|2nd Deputy Premier of New South Wales|
16 May 1941 – 8 September 1949
|Preceded by||Sir Michael Bruxner|
|Succeeded by||Joseph Cahill|
20 November 1881|
Burslem, Staffordshire, United Kingdom
|Died||1 July 1953
Darlinghurst, New South Wales, Australia
John Marcus Baddeley (20 November 1881 – 1 July 1953) was an Australian politician and member of the New South Wales Legislative Assembly from 25 March 1922 to 8 September 1949.
Baddeley was born in Burslem, Staffordshire, England and migrated to Australia with his family at the age of two. He was educated at Merewether public school, but left at eleven to do odd jobs in the Glebe colliery near Merewether and then worked as a coal miner. He married Harriet Churchill in 1902 and they had two sons and three daughters. He moved to Cessnock in 1908 to work at Neath Colliery and later at Aberdare Extended Colliery. He became a cricketer, first-grade footballer and militant socialist trade union leader. He was a councillor of Cessnock Shire from January until October 1914 and was the first president of Australian Coal and Shale Employees Federation from 1915 until 1922.
Baddeley was the Australian Labor Party member for Newcastle from 1922 to 1927 and member for Cessnock from 1927 until 1949. He was Secretary for Mines and Minister for Labour and Industry in the first (June 1925 to October 1927) and second Lang governments (November 1930 to May 1932). He supported Lang during the Labor factionalism of the 1930s, but he supported McKell's election as leader in 1939.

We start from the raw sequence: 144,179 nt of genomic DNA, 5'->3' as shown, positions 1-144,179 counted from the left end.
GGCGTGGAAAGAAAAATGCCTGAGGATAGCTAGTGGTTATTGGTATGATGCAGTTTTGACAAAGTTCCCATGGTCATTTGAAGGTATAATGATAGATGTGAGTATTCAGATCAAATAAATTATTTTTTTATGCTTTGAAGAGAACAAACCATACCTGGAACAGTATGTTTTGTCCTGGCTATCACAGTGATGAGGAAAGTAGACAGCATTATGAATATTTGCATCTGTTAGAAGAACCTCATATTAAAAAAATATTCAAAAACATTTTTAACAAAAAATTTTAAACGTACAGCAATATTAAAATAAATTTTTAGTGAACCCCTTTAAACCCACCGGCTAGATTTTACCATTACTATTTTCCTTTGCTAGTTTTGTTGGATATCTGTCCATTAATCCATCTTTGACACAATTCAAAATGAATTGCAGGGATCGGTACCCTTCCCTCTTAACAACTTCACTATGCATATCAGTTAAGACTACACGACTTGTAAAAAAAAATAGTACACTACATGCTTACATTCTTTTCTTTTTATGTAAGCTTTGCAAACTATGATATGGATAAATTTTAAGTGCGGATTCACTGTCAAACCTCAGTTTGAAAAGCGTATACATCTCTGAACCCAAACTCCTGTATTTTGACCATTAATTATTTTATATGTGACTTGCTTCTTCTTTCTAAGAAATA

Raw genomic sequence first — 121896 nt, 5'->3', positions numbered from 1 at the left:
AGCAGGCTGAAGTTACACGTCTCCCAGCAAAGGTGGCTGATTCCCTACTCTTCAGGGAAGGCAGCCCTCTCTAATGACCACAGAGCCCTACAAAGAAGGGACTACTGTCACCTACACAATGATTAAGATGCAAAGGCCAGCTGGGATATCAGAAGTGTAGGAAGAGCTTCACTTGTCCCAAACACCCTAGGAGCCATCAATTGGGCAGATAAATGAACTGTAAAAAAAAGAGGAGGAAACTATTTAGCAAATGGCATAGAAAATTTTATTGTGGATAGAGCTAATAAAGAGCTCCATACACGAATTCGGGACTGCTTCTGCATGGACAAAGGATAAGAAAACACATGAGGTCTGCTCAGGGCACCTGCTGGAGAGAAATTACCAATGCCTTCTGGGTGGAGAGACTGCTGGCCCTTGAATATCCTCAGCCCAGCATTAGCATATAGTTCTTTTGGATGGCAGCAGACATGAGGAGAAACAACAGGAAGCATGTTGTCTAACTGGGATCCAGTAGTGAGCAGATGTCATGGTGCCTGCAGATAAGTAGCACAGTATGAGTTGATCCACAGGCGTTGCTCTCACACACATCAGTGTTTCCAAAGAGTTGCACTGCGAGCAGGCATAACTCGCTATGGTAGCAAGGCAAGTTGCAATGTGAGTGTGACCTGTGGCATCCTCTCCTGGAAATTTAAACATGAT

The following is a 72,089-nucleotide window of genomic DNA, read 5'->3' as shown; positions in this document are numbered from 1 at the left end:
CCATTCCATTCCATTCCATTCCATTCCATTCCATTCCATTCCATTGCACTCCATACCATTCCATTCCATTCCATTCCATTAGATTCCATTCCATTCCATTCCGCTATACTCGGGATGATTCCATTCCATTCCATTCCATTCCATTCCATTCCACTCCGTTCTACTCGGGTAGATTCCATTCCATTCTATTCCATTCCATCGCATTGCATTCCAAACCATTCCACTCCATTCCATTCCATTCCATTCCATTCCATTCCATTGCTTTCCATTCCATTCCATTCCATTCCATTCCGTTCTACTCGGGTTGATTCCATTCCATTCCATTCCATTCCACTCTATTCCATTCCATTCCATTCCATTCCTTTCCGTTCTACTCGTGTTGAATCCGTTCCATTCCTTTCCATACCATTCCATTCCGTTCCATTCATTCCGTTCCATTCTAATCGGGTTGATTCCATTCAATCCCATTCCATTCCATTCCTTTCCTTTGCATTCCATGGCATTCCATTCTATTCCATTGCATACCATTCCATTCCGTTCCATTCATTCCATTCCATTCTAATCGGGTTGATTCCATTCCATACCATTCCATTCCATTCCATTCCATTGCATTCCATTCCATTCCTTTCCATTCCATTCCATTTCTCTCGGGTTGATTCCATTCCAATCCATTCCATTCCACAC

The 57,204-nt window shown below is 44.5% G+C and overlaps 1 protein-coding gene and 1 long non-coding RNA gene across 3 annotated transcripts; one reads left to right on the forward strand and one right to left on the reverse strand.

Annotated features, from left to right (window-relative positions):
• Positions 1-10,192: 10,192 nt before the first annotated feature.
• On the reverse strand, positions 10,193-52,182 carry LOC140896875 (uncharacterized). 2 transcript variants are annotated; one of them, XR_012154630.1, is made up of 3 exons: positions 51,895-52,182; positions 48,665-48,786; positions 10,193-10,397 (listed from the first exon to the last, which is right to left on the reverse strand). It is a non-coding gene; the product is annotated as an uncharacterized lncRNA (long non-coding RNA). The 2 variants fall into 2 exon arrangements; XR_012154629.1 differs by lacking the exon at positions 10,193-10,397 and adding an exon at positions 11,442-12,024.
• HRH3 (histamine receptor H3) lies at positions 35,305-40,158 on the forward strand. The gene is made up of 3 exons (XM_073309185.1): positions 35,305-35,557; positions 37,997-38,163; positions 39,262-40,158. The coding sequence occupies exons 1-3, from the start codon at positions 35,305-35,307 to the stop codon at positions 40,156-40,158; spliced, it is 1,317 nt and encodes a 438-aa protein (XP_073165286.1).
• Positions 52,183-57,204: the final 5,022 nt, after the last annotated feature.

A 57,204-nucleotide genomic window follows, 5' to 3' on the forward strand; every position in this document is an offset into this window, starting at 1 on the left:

He was Deputy Premier, Colonial Secretary and Secretary for Mines in the McKell and McGirr governments from May 1941 until his retirement in September 1947, Minister for National Emergency Services from June 1944 to his retirement and Minister for Labour and Industry and Social Welfare from October 1947 to March 1948. He was acting Premier from August to December 1948, when he had a heart attack.
Baddeley was chairman of State Coal Mine Authority from his retirement until his death of cerebrovascular disease at St Luke's Hospital in the Sydney suburb of Darlinghurst, survived by his wife, two sons and three daughters.